On Tuesday, Dec. 16 — Day five of the power outage — I had a generator powering the essential heating and water-pump systems in my house as well as my office. However, our cable provider had not yet repaired the damage to their own system, so we still had no Internet connectivity.
Companies with a large portion of telecommuters will increasingly have to deal with the infrastructure problems of their workers. The Yankee Group estimates that 15 percent to 25 percent of all workers (depending on the size of the company) telecommute. While there has been some backlash against work-at-home employees, small- and medium-sized businesses will continue to allow more employees to work remotely, says Yankee Group’s Hilton.
“Telecommuting is headed in one direction and that’s up,” he says.
3. VoIP and PBX: No power means no phone
While both voice-over-Internet-protocol (VoIP) and private branch exchange (PBX) telephone systems save companies money during normal business times, during an outage both systems exhibit a glaring weakness: No power means no phone.
In addition, VoIP also relies on having Internet connectivity, and a company’s back-up line may not have enough bandwidth to carry voice signals reliably.
My cell phone replaced my VoIP phone line for the six days that we had no power. For most telecommuters and mobile workers, cell devices allow reliable communications, even during an outage. In addition, my voicemail is kept on my VoIP provider’s servers, so I could retrieve messages from anyone who tried to contact me.
That was a problem for NH-based Nanocomp. The outage downed the company’s PBX system, and it had no easy way to notify customers of its situation.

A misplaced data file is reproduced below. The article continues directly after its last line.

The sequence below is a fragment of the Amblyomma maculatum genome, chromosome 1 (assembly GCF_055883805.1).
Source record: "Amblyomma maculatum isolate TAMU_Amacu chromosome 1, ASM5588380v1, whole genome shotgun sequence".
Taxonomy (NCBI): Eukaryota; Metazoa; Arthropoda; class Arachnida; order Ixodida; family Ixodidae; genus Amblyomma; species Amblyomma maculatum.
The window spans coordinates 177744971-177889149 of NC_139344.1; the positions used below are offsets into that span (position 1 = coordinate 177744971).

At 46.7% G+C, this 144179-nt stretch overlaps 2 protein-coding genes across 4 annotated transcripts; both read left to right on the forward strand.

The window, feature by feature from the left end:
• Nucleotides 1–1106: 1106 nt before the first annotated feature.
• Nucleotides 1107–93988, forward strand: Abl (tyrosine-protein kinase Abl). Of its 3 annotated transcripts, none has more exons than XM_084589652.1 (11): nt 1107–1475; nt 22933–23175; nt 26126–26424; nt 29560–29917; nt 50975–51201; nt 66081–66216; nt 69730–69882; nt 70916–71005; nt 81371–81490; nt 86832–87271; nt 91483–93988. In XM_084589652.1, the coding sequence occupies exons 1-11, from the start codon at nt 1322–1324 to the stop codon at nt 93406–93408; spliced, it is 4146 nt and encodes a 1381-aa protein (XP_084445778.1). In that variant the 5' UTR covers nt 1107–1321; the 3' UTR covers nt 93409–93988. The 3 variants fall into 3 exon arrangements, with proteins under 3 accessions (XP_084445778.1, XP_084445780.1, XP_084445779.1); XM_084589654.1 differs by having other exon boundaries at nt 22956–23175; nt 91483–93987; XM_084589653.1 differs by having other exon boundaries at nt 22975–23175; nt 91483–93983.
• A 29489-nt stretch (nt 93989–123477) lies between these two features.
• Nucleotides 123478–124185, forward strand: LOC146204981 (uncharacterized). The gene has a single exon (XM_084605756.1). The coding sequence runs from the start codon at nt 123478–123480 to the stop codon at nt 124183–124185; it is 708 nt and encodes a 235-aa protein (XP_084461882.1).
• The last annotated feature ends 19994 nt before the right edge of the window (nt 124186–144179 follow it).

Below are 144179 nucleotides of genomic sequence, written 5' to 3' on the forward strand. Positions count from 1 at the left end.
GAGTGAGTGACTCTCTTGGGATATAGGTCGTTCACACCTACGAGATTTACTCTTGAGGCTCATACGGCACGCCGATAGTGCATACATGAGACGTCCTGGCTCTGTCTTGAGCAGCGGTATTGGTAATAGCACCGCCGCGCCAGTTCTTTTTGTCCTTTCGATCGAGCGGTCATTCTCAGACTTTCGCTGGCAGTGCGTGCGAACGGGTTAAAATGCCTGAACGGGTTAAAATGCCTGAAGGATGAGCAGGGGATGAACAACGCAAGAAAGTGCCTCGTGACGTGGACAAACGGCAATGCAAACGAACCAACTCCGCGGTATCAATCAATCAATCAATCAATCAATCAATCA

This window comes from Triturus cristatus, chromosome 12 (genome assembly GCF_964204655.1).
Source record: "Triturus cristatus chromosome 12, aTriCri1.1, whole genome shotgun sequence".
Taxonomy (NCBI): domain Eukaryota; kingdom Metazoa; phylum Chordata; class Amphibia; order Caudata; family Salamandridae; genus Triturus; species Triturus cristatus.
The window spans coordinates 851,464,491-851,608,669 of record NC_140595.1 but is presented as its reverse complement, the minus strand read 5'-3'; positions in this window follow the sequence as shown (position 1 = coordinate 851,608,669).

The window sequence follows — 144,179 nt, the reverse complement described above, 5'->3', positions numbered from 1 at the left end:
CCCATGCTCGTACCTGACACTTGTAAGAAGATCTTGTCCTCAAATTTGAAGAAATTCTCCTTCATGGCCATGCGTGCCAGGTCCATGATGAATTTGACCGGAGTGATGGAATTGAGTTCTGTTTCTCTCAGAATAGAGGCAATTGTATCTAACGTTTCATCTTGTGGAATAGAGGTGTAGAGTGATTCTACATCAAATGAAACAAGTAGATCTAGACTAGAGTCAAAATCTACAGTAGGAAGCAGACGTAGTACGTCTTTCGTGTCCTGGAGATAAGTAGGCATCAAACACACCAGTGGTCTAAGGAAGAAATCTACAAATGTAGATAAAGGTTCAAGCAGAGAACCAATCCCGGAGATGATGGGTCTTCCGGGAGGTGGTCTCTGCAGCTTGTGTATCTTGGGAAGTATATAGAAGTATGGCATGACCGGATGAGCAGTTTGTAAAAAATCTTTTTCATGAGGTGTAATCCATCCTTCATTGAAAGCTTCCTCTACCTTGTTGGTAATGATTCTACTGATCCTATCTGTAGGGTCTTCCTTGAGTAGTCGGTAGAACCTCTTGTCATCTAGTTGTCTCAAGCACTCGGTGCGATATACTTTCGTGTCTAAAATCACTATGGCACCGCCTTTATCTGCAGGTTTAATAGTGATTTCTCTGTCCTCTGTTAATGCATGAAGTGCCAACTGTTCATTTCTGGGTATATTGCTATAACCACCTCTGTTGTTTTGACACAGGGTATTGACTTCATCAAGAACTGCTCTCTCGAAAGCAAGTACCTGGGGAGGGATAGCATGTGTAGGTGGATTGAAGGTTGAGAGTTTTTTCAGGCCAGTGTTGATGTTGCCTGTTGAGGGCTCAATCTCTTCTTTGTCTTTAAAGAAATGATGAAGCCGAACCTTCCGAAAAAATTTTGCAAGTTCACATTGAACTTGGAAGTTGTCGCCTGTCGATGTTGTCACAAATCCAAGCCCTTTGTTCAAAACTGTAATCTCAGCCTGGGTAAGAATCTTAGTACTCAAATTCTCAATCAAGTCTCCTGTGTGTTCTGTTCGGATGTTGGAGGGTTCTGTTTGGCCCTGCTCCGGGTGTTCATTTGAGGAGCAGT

“It took us a while to jury-rig an announcement to let people know that we were not gone,” Nanocomp’s Antoinette says.
4. Fault-tolerant drives are not backups
Perhaps the most long-lasting impact of the outage for me was that, when the power came back on, I found that my redundant back-up disk had died.
While I backup my writing and business files to an online service, I also have to archive a lot of large media files. I had settled on a four-drive RAID system as a way to keep a copy of the 200GB of media files I had collected. While none of the hard drives crashed, the drive hardware had. Using various archives, I have been able to recover about 95 percent of the data to date.
While many companies have strict back-up policies in place, their telecommuting workers likely do not. Now might be a good time to revisit the issue.
5. Brace yourself for outage stress
A final lesson from the outage: Don’t underestimate the impact of the events on workers. Telecommuters, for whom the Internet and phone is a lifeline to their co-workers, may feel completely cut off. Managers will have to endure the additional stress of trying to make the business work during extraordinarily hard times. Outside of work, everyone will have to deal with stressful situations at home, such as flooded basements and families tired of the difficulties of life without power.
What did this one ice storm add up to in the Northeast?
“Lost revenues for most businesses, lost wages for thousands of hourly workers, unexpected additional expenses for businesses, including home-based, and households alike, coupled with the frustration of communications difficulty or failure, (and) all caused by a massive ‘poles and wire’ system failure,” laments NCMEDC’s Jackson. “Sounds like a tale your grandpa would tell from the old days, but this one event will have a dampening effect on the region’s economy for some time to come.”